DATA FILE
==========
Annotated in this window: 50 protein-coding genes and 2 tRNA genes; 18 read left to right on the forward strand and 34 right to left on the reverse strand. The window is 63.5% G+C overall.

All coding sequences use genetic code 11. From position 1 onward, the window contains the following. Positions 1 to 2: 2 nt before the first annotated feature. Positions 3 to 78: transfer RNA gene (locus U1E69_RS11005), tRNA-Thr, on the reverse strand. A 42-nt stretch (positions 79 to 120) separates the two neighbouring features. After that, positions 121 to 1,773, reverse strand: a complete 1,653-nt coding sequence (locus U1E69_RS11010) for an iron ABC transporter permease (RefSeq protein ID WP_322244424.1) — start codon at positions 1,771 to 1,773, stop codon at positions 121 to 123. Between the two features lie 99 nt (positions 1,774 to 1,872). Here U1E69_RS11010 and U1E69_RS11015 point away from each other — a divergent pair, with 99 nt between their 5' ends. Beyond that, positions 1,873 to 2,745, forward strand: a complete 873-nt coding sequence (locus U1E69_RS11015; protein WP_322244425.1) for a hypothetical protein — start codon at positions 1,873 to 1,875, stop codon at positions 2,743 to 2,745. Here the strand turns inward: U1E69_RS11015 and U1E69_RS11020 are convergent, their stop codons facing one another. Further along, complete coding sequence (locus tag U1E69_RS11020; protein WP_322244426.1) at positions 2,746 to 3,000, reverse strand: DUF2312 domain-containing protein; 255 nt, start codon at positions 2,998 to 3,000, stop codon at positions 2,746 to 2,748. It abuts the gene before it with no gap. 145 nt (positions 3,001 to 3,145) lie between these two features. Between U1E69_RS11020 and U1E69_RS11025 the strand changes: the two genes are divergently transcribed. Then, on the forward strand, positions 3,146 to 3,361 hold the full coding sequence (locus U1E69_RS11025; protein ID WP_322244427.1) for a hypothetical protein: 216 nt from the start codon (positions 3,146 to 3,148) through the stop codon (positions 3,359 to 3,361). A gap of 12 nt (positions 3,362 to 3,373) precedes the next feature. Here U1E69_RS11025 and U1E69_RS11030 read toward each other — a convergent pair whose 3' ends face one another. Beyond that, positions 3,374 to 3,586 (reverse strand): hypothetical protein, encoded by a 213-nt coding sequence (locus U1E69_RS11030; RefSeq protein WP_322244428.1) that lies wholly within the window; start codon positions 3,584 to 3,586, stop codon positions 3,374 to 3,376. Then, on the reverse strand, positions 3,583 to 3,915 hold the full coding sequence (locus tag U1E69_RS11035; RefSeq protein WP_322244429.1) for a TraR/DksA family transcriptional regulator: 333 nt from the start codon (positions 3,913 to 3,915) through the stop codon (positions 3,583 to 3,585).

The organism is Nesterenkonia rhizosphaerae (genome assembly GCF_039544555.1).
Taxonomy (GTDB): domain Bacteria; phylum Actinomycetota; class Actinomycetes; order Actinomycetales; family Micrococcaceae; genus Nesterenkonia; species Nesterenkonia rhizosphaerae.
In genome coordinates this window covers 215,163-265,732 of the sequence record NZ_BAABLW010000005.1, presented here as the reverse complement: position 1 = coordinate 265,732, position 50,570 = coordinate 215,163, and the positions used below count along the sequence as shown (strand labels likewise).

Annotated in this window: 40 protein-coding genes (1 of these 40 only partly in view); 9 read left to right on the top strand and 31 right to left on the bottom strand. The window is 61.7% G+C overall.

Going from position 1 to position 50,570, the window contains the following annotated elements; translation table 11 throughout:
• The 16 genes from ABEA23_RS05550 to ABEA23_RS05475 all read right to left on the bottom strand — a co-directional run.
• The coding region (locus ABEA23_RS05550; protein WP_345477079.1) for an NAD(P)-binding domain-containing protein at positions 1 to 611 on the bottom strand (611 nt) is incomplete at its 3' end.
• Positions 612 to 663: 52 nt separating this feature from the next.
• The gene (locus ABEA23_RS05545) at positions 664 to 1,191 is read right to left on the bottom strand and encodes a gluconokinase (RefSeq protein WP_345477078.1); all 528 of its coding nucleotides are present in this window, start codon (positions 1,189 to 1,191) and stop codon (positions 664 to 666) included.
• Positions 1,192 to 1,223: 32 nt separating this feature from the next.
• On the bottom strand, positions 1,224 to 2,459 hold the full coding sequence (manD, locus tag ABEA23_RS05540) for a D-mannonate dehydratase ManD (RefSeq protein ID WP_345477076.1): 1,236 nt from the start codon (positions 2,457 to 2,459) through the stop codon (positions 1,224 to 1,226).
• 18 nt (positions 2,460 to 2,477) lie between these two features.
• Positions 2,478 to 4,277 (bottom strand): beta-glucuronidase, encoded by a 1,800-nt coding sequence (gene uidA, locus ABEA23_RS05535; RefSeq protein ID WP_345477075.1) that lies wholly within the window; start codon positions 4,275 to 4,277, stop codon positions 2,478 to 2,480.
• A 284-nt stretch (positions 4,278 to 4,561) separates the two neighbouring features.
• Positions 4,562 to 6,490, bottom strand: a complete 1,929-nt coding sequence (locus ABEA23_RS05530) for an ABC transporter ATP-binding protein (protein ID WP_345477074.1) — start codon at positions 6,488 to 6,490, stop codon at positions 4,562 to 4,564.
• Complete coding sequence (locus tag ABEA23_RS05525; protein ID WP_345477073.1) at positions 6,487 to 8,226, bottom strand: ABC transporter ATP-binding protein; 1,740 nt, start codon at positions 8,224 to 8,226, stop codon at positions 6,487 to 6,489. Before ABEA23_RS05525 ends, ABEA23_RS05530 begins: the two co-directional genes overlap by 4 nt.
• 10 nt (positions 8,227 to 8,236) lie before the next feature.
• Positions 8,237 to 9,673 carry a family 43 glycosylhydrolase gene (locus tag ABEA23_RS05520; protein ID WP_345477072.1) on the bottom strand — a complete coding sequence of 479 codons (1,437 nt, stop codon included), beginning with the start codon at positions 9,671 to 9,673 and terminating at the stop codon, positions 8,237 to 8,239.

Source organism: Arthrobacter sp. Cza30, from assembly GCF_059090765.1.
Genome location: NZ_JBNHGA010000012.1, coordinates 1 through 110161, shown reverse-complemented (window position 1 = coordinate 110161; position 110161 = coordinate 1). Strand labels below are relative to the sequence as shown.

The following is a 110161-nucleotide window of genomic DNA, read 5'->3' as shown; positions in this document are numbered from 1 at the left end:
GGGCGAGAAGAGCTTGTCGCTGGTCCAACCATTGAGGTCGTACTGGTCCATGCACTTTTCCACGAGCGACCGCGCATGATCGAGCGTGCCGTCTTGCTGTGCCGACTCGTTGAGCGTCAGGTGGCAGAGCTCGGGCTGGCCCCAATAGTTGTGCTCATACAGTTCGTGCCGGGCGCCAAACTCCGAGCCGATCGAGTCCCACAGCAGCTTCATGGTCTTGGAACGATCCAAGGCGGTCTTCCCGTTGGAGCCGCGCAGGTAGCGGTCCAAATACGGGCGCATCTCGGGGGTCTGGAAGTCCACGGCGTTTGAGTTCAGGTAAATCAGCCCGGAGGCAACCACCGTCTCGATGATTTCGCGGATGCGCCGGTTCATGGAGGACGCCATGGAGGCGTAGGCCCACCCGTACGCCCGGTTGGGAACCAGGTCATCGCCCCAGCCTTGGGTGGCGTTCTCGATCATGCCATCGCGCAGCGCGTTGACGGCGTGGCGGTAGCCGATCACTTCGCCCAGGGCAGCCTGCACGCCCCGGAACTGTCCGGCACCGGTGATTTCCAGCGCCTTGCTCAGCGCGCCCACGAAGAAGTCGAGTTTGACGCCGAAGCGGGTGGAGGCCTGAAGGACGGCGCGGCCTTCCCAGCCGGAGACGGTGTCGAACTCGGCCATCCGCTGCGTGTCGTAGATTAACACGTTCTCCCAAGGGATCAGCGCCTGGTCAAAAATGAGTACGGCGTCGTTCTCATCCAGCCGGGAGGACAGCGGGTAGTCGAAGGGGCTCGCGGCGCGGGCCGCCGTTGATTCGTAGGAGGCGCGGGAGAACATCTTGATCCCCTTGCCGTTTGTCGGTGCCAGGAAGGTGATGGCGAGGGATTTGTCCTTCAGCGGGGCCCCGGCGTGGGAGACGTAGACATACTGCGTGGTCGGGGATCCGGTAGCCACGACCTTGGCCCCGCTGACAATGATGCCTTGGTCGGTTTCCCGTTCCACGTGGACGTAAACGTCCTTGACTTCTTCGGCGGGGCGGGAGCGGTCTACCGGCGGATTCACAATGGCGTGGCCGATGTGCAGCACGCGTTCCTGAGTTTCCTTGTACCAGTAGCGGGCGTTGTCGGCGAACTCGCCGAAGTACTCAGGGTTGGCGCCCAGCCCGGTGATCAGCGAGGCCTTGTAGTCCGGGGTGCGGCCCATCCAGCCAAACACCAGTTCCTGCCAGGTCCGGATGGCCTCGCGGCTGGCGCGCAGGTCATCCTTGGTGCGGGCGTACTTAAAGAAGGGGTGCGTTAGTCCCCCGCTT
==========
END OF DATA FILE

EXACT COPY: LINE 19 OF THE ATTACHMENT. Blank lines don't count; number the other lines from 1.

• 10 nt (positions 8,227 to 8,236) lie before the next feature.